28 DoBR: No One Here Gets Out Alive: The Biography of Jim Morrison by Jerry Hopkins

I grew up on classic rock and other bands from the era like The Doors, Fleetwood Mac, Foghat, Steppenwolf, Jefferson Airplane, The Beatles, The Mamas and the Papas, Jim Croce, Creme, Uriah Heep, Janis Joplin, and so many others. Basically, my childhood was full of the stereotypical soundtrack of the Vietnam War, hippies, and the generation of my father. Of course, my mother’s gospel influences were sprinkled in there with the Statler Brothers and classic country artists like Dolly Parton, Tammy Wynette, but my father’s music always influenced me more…then again when I think of my mother the smell of the open meadows of the country and peace and quiet to come to mind.

The Doors were always my favorite. In my youth, I didn’t know why just that I really liked them. With age and me being me I looked and learned more into them. It wasn’t until recently I grabbed up this book. It’s a more personal account of the life of Jim Morrison, the singer of The Doors. I had learned Jim was complex, he had to have been to be the way he was, but had no idea how much until this book. It took the legend and made him more human to me. I could understand him better thanks to this read.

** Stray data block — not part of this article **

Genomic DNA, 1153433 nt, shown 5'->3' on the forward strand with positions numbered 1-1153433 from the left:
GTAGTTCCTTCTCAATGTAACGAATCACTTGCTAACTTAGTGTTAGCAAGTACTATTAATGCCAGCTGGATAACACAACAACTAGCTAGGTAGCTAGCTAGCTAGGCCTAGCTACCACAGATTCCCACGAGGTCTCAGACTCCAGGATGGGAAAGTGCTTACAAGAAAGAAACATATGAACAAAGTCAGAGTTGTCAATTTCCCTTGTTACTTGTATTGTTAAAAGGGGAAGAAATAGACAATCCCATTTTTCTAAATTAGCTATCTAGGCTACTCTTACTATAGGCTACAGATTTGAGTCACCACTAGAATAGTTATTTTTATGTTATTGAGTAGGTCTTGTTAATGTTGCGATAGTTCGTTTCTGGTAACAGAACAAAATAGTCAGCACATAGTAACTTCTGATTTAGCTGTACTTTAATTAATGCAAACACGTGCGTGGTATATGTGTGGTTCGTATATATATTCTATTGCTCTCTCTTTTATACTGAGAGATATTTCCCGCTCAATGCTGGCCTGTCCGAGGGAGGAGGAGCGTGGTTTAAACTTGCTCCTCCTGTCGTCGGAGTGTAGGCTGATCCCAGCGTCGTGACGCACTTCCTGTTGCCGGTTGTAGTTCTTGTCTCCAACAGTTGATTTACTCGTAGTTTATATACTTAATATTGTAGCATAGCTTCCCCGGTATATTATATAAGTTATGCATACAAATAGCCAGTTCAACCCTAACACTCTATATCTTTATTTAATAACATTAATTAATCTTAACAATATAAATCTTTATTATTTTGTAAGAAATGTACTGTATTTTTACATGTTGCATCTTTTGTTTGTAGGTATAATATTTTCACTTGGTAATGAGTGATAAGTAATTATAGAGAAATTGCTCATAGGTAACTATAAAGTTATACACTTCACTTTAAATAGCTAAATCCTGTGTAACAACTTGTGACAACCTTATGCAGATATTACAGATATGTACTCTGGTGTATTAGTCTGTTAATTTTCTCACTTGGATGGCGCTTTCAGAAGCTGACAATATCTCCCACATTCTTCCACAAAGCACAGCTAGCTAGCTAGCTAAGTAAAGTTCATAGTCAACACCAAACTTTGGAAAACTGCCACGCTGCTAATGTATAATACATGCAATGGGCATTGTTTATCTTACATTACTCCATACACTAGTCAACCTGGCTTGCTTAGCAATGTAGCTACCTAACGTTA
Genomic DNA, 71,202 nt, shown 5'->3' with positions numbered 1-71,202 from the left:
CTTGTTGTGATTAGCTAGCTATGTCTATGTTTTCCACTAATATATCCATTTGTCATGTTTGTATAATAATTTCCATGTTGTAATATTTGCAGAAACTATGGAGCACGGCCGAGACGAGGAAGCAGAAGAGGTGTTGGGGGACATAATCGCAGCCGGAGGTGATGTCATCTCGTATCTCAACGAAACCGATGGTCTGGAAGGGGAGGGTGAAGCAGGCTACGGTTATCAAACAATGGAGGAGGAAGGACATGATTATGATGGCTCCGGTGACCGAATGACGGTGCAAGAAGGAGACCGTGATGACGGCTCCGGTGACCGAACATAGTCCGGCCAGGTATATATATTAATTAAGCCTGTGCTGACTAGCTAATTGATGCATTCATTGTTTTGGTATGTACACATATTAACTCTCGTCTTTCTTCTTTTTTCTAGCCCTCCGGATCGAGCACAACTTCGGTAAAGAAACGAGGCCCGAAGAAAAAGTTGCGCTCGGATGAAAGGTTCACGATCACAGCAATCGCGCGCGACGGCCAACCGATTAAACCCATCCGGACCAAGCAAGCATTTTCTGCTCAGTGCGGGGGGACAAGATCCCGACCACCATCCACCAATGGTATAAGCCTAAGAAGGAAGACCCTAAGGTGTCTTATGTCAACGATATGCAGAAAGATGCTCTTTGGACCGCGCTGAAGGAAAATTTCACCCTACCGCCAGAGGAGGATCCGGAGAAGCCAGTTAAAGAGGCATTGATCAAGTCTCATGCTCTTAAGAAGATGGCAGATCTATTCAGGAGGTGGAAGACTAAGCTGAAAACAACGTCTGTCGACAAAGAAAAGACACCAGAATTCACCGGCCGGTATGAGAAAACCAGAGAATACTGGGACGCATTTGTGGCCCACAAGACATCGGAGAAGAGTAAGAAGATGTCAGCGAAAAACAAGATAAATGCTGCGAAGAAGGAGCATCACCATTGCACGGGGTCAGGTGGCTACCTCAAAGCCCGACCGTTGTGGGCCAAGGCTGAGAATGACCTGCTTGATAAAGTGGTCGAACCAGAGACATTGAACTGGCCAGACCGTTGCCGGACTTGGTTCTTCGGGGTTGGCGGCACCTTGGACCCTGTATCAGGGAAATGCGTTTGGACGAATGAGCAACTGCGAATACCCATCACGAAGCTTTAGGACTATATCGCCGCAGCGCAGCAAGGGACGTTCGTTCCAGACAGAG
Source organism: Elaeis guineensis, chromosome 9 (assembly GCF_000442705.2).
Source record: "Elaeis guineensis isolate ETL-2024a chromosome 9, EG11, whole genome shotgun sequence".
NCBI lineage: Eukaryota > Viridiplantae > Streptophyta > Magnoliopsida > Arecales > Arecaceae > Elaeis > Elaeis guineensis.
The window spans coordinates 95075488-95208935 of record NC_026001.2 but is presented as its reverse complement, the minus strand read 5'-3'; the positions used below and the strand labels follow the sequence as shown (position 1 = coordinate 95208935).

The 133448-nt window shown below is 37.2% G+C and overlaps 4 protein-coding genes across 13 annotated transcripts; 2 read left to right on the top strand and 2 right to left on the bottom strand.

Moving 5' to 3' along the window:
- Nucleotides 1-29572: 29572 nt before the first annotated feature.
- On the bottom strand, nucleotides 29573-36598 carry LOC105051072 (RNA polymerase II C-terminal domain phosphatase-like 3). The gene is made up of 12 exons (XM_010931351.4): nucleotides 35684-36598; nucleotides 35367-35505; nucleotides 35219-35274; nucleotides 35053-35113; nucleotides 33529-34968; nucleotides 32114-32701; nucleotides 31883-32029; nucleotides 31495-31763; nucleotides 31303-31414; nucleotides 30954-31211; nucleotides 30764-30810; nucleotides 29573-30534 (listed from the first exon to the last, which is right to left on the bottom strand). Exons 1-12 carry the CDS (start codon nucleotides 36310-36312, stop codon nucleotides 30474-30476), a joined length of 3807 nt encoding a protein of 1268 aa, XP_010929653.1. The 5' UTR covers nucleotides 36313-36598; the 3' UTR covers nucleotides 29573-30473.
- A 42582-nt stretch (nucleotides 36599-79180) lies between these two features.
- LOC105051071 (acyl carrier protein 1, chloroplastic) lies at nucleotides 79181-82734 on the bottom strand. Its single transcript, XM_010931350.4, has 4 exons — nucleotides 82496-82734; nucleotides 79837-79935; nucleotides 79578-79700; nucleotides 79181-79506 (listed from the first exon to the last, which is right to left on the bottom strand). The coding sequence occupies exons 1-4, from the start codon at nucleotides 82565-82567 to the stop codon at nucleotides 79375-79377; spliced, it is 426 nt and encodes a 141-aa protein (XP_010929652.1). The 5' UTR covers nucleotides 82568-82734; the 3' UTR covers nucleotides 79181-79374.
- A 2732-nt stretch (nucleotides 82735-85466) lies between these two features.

I do enjoy a good biography, this is just that.

Synopsis:

No One Here Gets Out Alive is a biography of American singer-songwriter Jim Morrison, lead singer and lyricist of the rock band the Doors. Morrison died in Paris in July 1971 and this was the first biography written about the singer. The first draft was written solely by Jerry Hopkins shortly after Morrison’s death.

Here is Jim Morrison in all his complexity-singer, philosopher, poet, delinquent-the brilliant, charismatic, and obsessed seeker who rejected authority in any form, the explorer who probed “the bounds of reality to see what would happen…” Seven years in the writing, this definitive biography is the work of two men whose empathy and experience with Jim Morrison uniquely prepared them to recount this modern tragedy: Jerry Hopkins, whose famous Presley biography, Elvis, was inspired by Morrison’s suggestion, and Danny Sugerman, confidant of and aide to the Doors. With an afterword by Michael McClure.

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